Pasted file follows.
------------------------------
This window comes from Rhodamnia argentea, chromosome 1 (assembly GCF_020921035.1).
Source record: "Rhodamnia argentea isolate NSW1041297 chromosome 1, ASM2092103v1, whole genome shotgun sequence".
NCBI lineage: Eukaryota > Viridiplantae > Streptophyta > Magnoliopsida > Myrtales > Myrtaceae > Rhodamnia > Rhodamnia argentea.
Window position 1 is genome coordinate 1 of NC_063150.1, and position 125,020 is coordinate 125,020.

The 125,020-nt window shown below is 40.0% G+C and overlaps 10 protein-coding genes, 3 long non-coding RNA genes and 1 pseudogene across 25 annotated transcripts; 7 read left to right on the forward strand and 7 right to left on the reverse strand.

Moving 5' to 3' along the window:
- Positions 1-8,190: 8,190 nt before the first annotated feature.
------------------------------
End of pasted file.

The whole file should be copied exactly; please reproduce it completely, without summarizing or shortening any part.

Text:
This window comes from Rhodamnia argentea, chromosome 1 (assembly GCF_020921035.1).
Source record: "Rhodamnia argentea isolate NSW1041297 chromosome 1, ASM2092103v1, whole genome shotgun sequence".
NCBI lineage: Eukaryota > Viridiplantae > Streptophyta > Magnoliopsida > Myrtales > Myrtaceae > Rhodamnia > Rhodamnia argentea.
Window position 1 is genome coordinate 1 of NC_063150.1, and position 125,020 is coordinate 125,020.

The 125,020-nt window shown below is 40.0% G+C and overlaps 10 protein-coding genes, 3 long non-coding RNA genes and 1 pseudogene across 25 annotated transcripts; 7 read left to right on the forward strand and 7 right to left on the reverse strand.

Moving 5' to 3' along the window:
- Positions 1-8,190: 8,190 nt before the first annotated feature.